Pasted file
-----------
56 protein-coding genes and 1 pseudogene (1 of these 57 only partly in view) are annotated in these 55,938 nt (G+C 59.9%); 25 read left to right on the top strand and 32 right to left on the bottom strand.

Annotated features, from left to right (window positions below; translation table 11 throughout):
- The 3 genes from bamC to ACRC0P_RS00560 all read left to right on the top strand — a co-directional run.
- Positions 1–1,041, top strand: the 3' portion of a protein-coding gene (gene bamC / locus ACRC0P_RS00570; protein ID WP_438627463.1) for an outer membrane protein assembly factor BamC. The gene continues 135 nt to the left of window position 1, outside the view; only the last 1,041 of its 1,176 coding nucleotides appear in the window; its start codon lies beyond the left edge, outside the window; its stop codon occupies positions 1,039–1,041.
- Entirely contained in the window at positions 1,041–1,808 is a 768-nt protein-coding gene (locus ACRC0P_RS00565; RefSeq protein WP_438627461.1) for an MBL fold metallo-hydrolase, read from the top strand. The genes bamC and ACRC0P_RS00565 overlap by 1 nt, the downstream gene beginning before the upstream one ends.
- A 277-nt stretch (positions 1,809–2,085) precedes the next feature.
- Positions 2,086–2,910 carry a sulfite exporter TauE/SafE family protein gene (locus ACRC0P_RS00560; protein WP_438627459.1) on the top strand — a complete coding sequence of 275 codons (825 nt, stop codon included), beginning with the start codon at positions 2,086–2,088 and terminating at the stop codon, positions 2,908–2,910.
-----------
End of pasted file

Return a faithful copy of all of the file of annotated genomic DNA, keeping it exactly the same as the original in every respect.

56 protein-coding genes and 1 pseudogene (1 of these 57 only partly in view) are annotated in these 55,938 nt (G+C 59.9%); 25 read left to right on the top strand and 32 right to left on the bottom strand.

Annotated features, from left to right (window positions below; translation table 11 throughout):
- The 3 genes from bamC to ACRC0P_RS00560 all read left to right on the top strand — a co-directional run.
- Positions 1–1,041, top strand: the 3' portion of a protein-coding gene (gene bamC / locus ACRC0P_RS00570; protein ID WP_438627463.1) for an outer membrane protein assembly factor BamC. The gene continues 135 nt to the left of window position 1, outside the view; only the last 1,041 of its 1,176 coding nucleotides appear in the window; its start codon lies beyond the left edge, outside the window; its stop codon occupies positions 1,039–1,041.
- Entirely contained in the window at positions 1,041–1,808 is a 768-nt protein-coding gene (locus ACRC0P_RS00565; RefSeq protein WP_438627461.1) for an MBL fold metallo-hydrolase, read from the top strand. The genes bamC and ACRC0P_RS00565 overlap by 1 nt, the downstream gene beginning before the upstream one ends.
- A 277-nt stretch (positions 1,809–2,085) precedes the next feature.
- Positions 2,086–2,910 carry a sulfite exporter TauE/SafE family protein gene (locus ACRC0P_RS00560; protein WP_438627459.1) on the top strand — a complete coding sequence of 275 codons (825 nt, stop codon included), beginning with the start codon at positions 2,086–2,088 and terminating at the stop codon, positions 2,908–2,910.